Paper Presented to the Women’s History Network Conference, Leeds Trinity University, 16-17 September 2016.
Abstract: The earliest ballads of Robin Hood such as A Gest of Robyn Hode (c.1450) and Robin Hood and the Potter (c.1450) give no clue as to the manner of Robin Hood’s birth. This was still the case when Joseph Ritson published his influential ballad anthology entitled Robin Hood: A Collection of All the Ancient Poems, Songs, and Ballads (1795). Five years after Ritson, however, Robert Jamieson published Popular Ballads and Songs, from Tradition, Manuscripts, and Scarce Editions (1806). In that collection two new never-before-seen Robin Hood ballads appeared entitled The Birth of Robin Hood and The Wedding of Robin Hood and Little John. Jamieson had transcribed the ballads from Anna Gordon Brown of Falkland, Scotland. Although twentieth-century Robin Hood critics have derided Mrs. Brown’s ballads as being of little merit compared to earlier material, Mrs. Brown enjoyed a ‘literary afterlife’ in the tradition as Goody – the old woman who recites Robin Hood stories to dinner guests – in the first ever Robin Hood novel entitled Robin Hood: A Tale of the Olden Time (1819). The proposed paper, therefore, is intended to fit into the panel ‘Women Collectors and Collected Women’.
Abstract. Robin Hood needs no introduction. He is the noble outlaw who steals from the rich to give to the poor, living a merry life in Sherwood Forest. Yet people often forget that Robin Hood was a criminal. Indeed, Robin Hood Studies are often seen as a class apart from traditional legal and criminal histories, perhaps because of their ‘popular’ nature. Undoubtedly, by the nineteenth century, Robin Hood emerged as a national hero, partly due to his glorification by Romantic-era writers such as Sir Walter Scott. Yet as my paper will show, there was always uneasiness in some Robin Hood texts between judging Robin’s good deeds on the one hand, and his criminality on the other. Writers explained this in various ways. Sir Walter Scott in Ivanhoe (1819) disapproved overall of Robin’s outlawry, but concluded that his actions were necessary for the safeguarding of the nation. Thomas Love Peacock in Maid Marian (1822) gave Robin an a detailed backstory, explaining that he was outlawed only because he was guilty of resisting oppressive Forest Laws, and hence there was justification for his criminal career. Pierce Egan, in Robin Hood and Little John (1840), chose not to portray Robin as an outlaw at all, but as a radical political fighter. Yet in these texts also, other outlaws who are not part of Robin’s band are depicted as murderous brutes. My paper thus argues that these moral judgments (and sometimes the absence of any type of judgment) upon Robin Hood’s outlawry were a way of separating one of England’s foremost national heroes, who was ultimately a criminal, from the ‘criminal class,’ a notion which gained currency during the nineteenth century and held that there was a certain underclass in society which was responsible for the majority of crime.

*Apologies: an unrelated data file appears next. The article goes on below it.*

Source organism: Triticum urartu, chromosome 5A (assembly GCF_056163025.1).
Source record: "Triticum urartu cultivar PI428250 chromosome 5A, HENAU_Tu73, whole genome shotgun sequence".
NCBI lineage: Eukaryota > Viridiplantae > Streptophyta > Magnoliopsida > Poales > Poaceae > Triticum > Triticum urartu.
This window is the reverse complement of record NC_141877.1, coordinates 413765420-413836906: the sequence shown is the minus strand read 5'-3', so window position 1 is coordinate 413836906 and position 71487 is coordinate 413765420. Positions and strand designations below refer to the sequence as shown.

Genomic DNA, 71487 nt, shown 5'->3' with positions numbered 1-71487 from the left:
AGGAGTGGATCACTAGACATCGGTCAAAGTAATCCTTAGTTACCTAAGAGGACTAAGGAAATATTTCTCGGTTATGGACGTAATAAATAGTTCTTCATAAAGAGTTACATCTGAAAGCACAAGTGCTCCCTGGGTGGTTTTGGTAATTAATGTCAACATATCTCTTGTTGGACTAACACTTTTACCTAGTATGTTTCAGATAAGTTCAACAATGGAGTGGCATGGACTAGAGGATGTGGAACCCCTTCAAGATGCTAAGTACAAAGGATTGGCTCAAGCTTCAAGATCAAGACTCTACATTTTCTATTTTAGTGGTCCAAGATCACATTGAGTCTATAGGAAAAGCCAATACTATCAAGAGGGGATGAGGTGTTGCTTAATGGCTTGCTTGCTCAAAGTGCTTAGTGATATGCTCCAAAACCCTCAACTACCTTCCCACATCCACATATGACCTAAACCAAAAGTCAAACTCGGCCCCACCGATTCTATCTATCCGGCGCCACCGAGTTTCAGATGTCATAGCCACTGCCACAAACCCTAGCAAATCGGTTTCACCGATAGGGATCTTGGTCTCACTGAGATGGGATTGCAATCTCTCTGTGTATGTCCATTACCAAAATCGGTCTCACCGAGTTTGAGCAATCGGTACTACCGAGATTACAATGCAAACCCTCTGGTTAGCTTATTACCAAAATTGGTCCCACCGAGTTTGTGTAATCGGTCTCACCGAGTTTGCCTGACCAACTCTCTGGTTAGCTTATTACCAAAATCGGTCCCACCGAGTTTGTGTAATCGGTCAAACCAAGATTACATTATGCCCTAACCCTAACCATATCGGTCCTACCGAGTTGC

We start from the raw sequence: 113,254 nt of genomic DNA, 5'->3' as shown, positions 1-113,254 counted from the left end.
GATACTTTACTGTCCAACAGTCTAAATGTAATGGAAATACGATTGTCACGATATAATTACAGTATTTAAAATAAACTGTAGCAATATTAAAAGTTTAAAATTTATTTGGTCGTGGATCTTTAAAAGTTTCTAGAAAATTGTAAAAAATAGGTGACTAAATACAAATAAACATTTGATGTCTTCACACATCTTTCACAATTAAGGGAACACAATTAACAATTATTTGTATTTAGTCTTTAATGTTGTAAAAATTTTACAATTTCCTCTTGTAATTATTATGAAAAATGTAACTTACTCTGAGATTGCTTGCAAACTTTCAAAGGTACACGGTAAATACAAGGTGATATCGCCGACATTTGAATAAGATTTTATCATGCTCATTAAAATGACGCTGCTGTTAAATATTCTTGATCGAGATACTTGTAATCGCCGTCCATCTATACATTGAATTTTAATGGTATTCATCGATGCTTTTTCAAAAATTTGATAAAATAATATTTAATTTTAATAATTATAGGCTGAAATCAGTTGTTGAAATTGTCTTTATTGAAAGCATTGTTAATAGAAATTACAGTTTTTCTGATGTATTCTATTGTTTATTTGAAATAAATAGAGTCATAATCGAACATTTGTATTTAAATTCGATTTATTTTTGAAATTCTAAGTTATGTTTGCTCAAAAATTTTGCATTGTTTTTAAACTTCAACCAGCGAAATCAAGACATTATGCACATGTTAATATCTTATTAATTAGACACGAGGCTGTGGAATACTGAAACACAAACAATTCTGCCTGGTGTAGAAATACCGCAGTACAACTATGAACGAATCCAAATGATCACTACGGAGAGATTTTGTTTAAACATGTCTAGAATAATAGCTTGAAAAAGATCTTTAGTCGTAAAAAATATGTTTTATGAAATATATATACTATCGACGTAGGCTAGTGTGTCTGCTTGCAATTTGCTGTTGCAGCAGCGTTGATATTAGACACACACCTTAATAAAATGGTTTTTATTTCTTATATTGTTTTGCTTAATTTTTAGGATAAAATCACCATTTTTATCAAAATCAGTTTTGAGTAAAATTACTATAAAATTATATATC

A forthcoming public talk to be delivered at Pontefract Castle on 8 May 2016.
An atheist, monarchy-hating, Robin Hood scholar.
Recidivism…refers to a person’s relapse into criminal behavior, often after the person receives sanctions or undergoes intervention for a previous crime.
The folktale of “The Two Children in the Wood” has always been popular with audiences, in spite of its grim content, depicting as it does the death of two children. However, the legend became incorporated into the Robin Hood tradition in the nineteenth century, This post discusses why two very different legends came to be associated.
I can nought parfitly my pater noster as the prest it syngeth, but I can rymes of Robyn Hode and Randalf erle of Chestre – The Vision of Piers the Plowman (c.1380) […]
One of the reasons for the longevity of the Robin Hood legend is the fact that, in the original medieval ballads, his origins are not stated. He is simply there, in the […]
Medieval outlaws are arguably one of the first examples of organised crime in England. All organised crime gangs have certain codes of conduct which, to be counted as part of their respective gangs, they must adhere to. In this post I discuss the Outlaws Code laid down by Robin Hood in the Medieval ballads, and how and why such gangs of criminals enjoy the support of the people.
Further to my post about the book Robin Hood’s Garland I told you about earlier, I thought that I’d bring to your attention the following finding. Whilst most people think that Robin […]
When you begin researching the original Robin Hood ballads, the names of a few late eighteenth- and early nineteenth-century antiquarians become familiar to you. The likes of Thomas Percy, an Irish Bishop […]